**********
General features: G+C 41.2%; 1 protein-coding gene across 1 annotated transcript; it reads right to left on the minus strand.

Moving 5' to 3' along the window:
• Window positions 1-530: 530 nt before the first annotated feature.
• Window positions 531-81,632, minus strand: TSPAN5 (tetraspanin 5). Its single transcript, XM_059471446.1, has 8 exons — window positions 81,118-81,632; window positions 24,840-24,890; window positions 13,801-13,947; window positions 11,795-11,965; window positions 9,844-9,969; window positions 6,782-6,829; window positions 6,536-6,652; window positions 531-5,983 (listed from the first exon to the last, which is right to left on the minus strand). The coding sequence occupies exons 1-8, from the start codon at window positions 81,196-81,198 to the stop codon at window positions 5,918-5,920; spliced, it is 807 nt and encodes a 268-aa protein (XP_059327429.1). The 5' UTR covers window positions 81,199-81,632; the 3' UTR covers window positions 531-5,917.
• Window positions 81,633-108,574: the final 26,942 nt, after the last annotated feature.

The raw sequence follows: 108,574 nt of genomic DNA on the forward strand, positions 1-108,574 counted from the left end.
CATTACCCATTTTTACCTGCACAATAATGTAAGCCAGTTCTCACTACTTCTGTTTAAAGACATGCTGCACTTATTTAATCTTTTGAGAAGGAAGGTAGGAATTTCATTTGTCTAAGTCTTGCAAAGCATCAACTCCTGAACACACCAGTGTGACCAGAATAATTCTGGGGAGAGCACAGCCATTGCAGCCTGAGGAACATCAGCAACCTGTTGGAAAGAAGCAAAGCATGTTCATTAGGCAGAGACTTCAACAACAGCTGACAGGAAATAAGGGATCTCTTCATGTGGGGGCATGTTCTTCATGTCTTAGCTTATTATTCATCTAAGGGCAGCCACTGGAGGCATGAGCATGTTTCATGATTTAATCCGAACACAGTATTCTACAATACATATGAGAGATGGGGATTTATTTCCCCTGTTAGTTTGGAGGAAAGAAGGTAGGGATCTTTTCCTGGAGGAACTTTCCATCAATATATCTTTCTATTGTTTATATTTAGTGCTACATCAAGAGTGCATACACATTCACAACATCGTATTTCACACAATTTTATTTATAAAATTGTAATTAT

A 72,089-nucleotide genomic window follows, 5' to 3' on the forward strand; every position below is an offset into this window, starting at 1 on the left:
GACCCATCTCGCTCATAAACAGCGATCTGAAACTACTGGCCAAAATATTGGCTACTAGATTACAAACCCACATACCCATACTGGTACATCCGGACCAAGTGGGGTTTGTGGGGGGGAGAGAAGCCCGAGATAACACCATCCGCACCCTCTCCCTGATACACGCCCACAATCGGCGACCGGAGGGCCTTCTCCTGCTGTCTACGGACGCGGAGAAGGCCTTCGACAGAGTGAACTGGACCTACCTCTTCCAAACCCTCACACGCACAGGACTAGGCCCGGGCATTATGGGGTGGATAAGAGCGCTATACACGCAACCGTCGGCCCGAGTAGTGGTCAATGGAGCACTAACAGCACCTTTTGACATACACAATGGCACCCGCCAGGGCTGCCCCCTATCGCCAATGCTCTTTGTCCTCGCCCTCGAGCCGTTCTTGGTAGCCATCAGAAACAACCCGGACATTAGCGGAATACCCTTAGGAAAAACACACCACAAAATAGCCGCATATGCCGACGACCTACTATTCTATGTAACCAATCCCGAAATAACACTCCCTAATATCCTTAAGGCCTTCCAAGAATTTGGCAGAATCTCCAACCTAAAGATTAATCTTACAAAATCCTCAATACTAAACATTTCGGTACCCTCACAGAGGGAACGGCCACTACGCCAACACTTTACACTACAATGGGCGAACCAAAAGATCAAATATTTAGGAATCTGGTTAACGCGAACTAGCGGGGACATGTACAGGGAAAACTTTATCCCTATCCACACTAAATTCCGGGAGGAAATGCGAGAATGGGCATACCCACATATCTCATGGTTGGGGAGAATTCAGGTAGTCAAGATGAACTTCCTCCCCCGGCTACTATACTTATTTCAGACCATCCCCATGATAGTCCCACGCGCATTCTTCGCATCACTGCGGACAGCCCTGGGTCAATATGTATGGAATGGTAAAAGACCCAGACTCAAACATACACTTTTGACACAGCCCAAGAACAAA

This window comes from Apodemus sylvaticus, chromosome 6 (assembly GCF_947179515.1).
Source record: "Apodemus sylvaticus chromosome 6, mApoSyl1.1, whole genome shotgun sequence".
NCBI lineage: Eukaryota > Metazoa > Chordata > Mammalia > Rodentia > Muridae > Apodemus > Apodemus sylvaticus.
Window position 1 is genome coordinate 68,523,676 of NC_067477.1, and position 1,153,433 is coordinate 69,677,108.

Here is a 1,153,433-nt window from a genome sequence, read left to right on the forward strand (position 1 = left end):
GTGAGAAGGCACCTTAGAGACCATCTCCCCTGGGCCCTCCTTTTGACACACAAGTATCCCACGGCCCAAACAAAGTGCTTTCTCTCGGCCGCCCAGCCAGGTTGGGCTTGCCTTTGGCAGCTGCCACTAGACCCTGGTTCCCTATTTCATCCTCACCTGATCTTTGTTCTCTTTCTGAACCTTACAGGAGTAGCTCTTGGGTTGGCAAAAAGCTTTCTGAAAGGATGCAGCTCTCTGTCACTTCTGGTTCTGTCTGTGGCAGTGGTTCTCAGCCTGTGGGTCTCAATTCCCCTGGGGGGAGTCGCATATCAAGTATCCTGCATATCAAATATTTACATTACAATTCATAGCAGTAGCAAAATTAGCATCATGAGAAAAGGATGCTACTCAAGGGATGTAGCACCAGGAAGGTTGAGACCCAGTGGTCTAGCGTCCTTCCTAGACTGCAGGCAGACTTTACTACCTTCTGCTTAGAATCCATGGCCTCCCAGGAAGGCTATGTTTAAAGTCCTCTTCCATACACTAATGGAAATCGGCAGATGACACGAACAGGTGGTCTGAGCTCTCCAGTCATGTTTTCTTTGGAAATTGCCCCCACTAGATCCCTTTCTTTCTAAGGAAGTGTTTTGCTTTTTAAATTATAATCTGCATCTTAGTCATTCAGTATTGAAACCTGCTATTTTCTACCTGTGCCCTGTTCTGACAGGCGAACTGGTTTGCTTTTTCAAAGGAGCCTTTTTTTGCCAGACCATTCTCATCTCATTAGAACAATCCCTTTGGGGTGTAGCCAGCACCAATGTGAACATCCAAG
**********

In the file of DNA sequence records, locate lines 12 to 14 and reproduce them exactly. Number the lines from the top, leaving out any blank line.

NCBI lineage: Eukaryota > Metazoa > Chordata > Mammalia > Rodentia > Muridae > Apodemus > Apodemus sylvaticus.
Window position 1 is genome coordinate 68,523,676 of NC_067477.1, and position 1,153,433 is coordinate 69,677,108.

Here is a 1,153,433-nt window from a genome sequence, read left to right on the forward strand (position 1 = left end):